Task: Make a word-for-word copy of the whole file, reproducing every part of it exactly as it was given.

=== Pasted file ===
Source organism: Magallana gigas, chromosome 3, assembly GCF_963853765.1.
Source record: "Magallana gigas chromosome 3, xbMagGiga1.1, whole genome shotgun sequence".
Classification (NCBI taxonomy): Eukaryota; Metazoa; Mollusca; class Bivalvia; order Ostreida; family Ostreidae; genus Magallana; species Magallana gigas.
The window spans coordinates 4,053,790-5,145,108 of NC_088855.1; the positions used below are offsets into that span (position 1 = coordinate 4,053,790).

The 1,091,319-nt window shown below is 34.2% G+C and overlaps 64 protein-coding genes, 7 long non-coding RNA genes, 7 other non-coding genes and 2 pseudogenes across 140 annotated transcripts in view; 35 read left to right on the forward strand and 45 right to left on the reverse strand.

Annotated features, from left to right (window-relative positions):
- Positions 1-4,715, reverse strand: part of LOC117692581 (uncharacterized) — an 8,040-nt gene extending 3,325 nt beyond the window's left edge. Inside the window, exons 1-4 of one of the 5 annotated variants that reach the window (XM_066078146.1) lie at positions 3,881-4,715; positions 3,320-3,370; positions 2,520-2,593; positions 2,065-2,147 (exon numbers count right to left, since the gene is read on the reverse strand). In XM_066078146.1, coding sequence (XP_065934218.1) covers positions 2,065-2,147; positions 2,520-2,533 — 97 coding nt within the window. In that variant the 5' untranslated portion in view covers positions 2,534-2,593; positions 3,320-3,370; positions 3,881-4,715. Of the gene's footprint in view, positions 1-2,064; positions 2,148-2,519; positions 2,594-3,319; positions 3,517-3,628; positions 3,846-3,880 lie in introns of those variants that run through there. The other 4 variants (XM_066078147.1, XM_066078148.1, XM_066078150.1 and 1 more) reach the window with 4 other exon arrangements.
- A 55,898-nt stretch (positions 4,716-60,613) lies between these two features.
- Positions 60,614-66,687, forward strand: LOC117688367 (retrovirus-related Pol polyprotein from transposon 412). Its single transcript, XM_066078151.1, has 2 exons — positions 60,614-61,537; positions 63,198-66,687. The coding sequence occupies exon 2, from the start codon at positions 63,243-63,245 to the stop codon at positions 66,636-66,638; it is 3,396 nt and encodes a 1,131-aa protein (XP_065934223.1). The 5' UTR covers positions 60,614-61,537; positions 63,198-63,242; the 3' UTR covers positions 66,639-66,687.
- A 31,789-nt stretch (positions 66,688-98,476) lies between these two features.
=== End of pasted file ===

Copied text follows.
Source organism: Magallana gigas, chromosome 3, assembly GCF_963853765.1.
Source record: "Magallana gigas chromosome 3, xbMagGiga1.1, whole genome shotgun sequence".
Classification (NCBI taxonomy): Eukaryota; Metazoa; Mollusca; class Bivalvia; order Ostreida; family Ostreidae; genus Magallana; species Magallana gigas.
The window spans coordinates 4,053,790-5,145,108 of NC_088855.1; the positions used below are offsets into that span (position 1 = coordinate 4,053,790).

The 1,091,319-nt window shown below is 34.2% G+C and overlaps 64 protein-coding genes, 7 long non-coding RNA genes, 7 other non-coding genes and 2 pseudogenes across 140 annotated transcripts in view; 35 read left to right on the forward strand and 45 right to left on the reverse strand.

Annotated features, from left to right (window-relative positions):
- Positions 1-4,715, reverse strand: part of LOC117692581 (uncharacterized) — an 8,040-nt gene extending 3,325 nt beyond the window's left edge. Inside the window, exons 1-4 of one of the 5 annotated variants that reach the window (XM_066078146.1) lie at positions 3,881-4,715; positions 3,320-3,370; positions 2,520-2,593; positions 2,065-2,147 (exon numbers count right to left, since the gene is read on the reverse strand). In XM_066078146.1, coding sequence (XP_065934218.1) covers positions 2,065-2,147; positions 2,520-2,533 — 97 coding nt within the window. In that variant the 5' untranslated portion in view covers positions 2,534-2,593; positions 3,320-3,370; positions 3,881-4,715. Of the gene's footprint in view, positions 1-2,064; positions 2,148-2,519; positions 2,594-3,319; positions 3,517-3,628; positions 3,846-3,880 lie in introns of those variants that run through there. The other 4 variants (XM_066078147.1, XM_066078148.1, XM_066078150.1 and 1 more) reach the window with 4 other exon arrangements.
- A 55,898-nt stretch (positions 4,716-60,613) lies between these two features.
- Positions 60,614-66,687, forward strand: LOC117688367 (retrovirus-related Pol polyprotein from transposon 412). Its single transcript, XM_066078151.1, has 2 exons — positions 60,614-61,537; positions 63,198-66,687. The coding sequence occupies exon 2, from the start codon at positions 63,243-63,245 to the stop codon at positions 66,636-66,638; it is 3,396 nt and encodes a 1,131-aa protein (XP_065934223.1). The 5' UTR covers positions 60,614-61,537; positions 63,198-63,242; the 3' UTR covers positions 66,639-66,687.
- A 31,789-nt stretch (positions 66,688-98,476) lies between these two features.